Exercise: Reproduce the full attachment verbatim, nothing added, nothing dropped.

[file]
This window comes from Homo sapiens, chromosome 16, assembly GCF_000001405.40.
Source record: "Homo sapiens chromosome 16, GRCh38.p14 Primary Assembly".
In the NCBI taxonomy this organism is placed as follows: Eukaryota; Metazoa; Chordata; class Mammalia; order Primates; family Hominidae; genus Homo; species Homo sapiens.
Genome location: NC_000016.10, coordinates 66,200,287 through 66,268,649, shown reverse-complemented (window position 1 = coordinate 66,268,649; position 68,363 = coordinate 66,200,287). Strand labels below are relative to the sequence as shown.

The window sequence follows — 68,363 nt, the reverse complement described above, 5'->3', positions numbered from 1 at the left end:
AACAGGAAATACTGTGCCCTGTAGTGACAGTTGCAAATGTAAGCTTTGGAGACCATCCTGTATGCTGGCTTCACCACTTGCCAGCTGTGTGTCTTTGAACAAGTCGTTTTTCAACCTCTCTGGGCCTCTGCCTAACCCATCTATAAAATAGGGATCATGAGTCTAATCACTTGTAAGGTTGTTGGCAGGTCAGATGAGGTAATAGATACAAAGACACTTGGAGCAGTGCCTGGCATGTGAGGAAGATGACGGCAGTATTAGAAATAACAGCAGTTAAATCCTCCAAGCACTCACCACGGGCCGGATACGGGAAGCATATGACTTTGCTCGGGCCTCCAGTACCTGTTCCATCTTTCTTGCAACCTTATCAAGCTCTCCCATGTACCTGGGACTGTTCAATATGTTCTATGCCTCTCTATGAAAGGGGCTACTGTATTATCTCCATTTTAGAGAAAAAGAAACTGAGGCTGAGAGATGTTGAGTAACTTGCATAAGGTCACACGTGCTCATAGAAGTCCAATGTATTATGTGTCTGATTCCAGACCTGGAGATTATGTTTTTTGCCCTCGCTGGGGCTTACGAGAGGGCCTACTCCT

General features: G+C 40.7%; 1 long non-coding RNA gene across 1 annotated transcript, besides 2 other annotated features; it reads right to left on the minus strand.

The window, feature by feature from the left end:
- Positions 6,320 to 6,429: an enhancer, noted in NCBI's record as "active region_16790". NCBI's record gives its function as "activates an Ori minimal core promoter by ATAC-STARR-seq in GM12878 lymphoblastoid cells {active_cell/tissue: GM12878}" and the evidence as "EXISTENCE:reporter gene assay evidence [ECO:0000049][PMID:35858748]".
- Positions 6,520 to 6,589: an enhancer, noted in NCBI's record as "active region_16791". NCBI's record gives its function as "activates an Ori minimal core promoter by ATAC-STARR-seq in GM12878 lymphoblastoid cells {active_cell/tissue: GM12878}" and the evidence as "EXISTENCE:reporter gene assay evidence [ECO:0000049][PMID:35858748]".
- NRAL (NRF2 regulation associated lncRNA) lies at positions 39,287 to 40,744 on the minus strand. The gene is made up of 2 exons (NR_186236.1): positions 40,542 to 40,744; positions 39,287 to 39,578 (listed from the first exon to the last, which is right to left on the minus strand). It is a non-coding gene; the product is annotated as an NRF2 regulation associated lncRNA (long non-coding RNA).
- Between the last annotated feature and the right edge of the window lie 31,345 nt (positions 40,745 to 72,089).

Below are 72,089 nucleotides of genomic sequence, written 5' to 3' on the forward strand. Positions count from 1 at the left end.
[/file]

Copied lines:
This window comes from Homo sapiens, chromosome 16, assembly GCF_000001405.40.
Source record: "Homo sapiens chromosome 16, GRCh38.p14 Primary Assembly".
In the NCBI taxonomy this organism is placed as follows: Eukaryota; Metazoa; Chordata; class Mammalia; order Primates; family Hominidae; genus Homo; species Homo sapiens.
Genome location: NC_000016.10, coordinates 66,200,287 through 66,268,649, shown reverse-complemented (window position 1 = coordinate 66,268,649; position 68,363 = coordinate 66,200,287). Strand labels below are relative to the sequence as shown.

The window sequence follows — 68,363 nt, the reverse complement described above, 5'->3', positions numbered from 1 at the left end:
AACAGGAAATACTGTGCCCTGTAGTGACAGTTGCAAATGTAAGCTTTGGAGACCATCCTGTATGCTGGCTTCACCACTTGCCAGCTGTGTGTCTTTGAACAAGTCGTTTTTCAACCTCTCTGGGCCTCTGCCTAACCCATCTATAAAATAGGGATCATGAGTCTAATCACTTGTAAGGTTGTTGGCAGGTCAGATGAGGTAATAGATACAAAGACACTTGGAGCAGTGCCTGGCATGTGAGGAAGATGACGGCAGTATTAGAAATAACAGCAGTTAAATCCTCCAAGCACTCACCACGGGCCGGATACGGGAAGCATATGACTTTGCTCGGGCCTCCAGTACCTGTTCCATCTTTCTTGCAACCTTATCAAGCTCTCCCATGTACCTGGGACTGTTCAATATGTTCTATGCCTCTCTATGAAAGGGGCTACTGTATTATCTCCATTTTAGAGAAAAAGAAACTGAGGCTGAGAGATGTTGAGTAACTTGCATAAGGTCACACGTGCTCATAGAAGTCCAATGTATTATGTGTCTGATTCCAGACCTGGAGATTATGTTTTTTGCCCTCGCTGGGGCTTACGAGAGGGCCTACTCCT

General features: G+C 40.7%; 1 long non-coding RNA gene across 1 annotated transcript, besides 2 other annotated features; it reads right to left on the minus strand.

The window, feature by feature from the left end:
- Positions 6,320 to 6,429: an enhancer, noted in NCBI's record as "active region_16790". NCBI's record gives its function as "activates an Ori minimal core promoter by ATAC-STARR-seq in GM12878 lymphoblastoid cells {active_cell/tissue: GM12878}" and the evidence as "EXISTENCE:reporter gene assay evidence [ECO:0000049][PMID:35858748]".
- Positions 6,520 to 6,589: an enhancer, noted in NCBI's record as "active region_16791". NCBI's record gives its function as "activates an Ori minimal core promoter by ATAC-STARR-seq in GM12878 lymphoblastoid cells {active_cell/tissue: GM12878}" and the evidence as "EXISTENCE:reporter gene assay evidence [ECO:0000049][PMID:35858748]".
- NRAL (NRF2 regulation associated lncRNA) lies at positions 39,287 to 40,744 on the minus strand. The gene is made up of 2 exons (NR_186236.1): positions 40,542 to 40,744; positions 39,287 to 39,578 (listed from the first exon to the last, which is right to left on the minus strand). It is a non-coding gene; the product is annotated as an NRF2 regulation associated lncRNA (long non-coding RNA).
- Between the last annotated feature and the right edge of the window lie 31,345 nt (positions 40,745 to 72,089).

Below are 72,089 nucleotides of genomic sequence, written 5' to 3' on the forward strand. Positions count from 1 at the left end.